Too much is never enough


Lawndale! It's almost too much. With not one, not two, or three or four shows on, I practically never have to go anywhere else to get my fill of iffy, exciting contemporary art, the local kind that I particularly like to write about. In the interest of spreading the love around, getting something into print, yet covering all the bases, crossing the t's and dotting the i's, I'll try to summarize the current crop of Lawndale offerings.

Little Known Facts, in the main gallery is a showcase of five artists' personal collections, but in retrospect, everything boils down to "Andrew Groocock's got an amazing collection of toy robots". A must-see.

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There are many, many, many more

Here's a snapshot, taken in the dark with a handheld camera, from Operaskia, a thirty minute puppet opera by Julie De Vries and Heather Shore.

 

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Notice how sharp the focus is in this photo? That's because nothing is moving. The puppeteers held these two figures like this, twitching them a little from time to time, as they sang a five-minute aria. It went on like that for half an hour, shifting from one more or less static tableau to another with little expressive action, as if waiting, as we in the audience were, for the musical score to unroll and be mercifully done with.

Being a cross-disciplinary experiment, sponsored by UH's Mitchell center, you've got to give them credit for trying, and you've got to be ready to tolerate unevenness. But Operaskia missed too many bets. What's the point of having a trained singer in the room, then listening to a recording? What's the point of creating a shadow puppet stage that mimics the format of widescreen TV? Judging by the three operas I've seen, the singing seemed professional, and completely at odds with the clunky visuals and amateurish puppeteering.

 

Elaine Bradford filled the mezzanine gallery with her usual
crochet-encased woodland creatures. Bradford's work elicits a mild,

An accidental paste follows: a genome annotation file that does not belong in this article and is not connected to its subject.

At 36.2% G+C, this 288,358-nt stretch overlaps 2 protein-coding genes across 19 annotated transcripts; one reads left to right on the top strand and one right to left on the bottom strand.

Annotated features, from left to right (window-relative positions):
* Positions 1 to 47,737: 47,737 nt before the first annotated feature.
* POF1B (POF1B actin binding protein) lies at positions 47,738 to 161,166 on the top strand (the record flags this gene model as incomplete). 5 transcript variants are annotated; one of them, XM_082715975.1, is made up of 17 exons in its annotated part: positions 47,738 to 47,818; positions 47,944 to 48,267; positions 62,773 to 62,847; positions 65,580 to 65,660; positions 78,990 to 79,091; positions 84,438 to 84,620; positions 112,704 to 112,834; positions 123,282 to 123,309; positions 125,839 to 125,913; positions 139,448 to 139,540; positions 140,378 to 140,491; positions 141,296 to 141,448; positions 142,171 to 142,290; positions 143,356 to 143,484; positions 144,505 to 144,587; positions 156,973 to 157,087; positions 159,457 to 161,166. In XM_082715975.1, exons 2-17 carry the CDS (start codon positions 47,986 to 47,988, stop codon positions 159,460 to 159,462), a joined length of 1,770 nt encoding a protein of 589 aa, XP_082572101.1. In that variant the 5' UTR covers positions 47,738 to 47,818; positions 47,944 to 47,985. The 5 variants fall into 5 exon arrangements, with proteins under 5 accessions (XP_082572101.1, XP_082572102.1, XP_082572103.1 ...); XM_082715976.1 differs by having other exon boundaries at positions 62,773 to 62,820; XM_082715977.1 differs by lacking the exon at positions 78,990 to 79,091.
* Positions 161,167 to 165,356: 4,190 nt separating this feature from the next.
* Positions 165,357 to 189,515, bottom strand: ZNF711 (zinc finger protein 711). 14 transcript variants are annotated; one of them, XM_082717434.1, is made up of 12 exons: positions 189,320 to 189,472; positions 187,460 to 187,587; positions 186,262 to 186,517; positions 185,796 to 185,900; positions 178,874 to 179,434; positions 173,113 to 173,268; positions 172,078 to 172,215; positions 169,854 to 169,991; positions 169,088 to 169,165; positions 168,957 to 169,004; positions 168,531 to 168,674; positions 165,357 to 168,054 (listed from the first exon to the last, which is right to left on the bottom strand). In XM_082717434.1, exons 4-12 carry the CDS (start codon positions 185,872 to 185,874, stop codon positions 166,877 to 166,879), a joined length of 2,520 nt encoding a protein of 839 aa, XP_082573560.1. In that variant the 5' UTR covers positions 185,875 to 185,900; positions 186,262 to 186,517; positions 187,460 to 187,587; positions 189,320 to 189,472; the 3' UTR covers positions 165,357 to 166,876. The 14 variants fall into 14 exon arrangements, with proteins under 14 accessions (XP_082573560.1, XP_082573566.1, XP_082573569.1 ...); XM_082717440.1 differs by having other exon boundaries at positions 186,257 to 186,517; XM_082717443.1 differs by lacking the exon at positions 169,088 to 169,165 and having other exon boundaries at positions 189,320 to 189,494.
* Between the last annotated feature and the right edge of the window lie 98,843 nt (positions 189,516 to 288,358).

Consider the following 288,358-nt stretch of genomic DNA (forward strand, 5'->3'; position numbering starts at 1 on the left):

creepy shudder by taking taxidermy's already shocking disrespect and
objectification one step further. Her best pieces are ghoulish jokes:
No Legs, a deer with a body like a chicken McNugget and a pair of
Conjoined Squirrels that share a single, hose-like tail are disturbing
and funny at the same time. The crocheted stockings that cover their
deformed bodies like a parasitic sheath.

 

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No Legs, 2007


Other pieces, like this head with extended, tentacle-like antlers, or another with a very long neck like a striped scarf are too polite, settling for an aimless Dr. Seuss-style surrealism.

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Untitled (Shed Antlers), 2007

 

Perhaps Lawndale's best offering this round is Lily Hanson's Differentia in the third-floor project gallery.

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Differentia, installation view

 

A cross between soft sculpture and architectural modeling, the piece remixes vaguely retro design elements to suggest a well manicured suburban project. Long tables in the shape of Manhattan await the placement of little pastel beanbags. The three plywood boards standing against the back suggest maps, turned on their sides. The piece creates a pleasantly unpleasant utopia, full of soft shapes and soft colors like an infant's nursery. Superficially cheery, the piece contains a deeply pessimistic vision of a bland, over-planned future.

also by Bill Davenport

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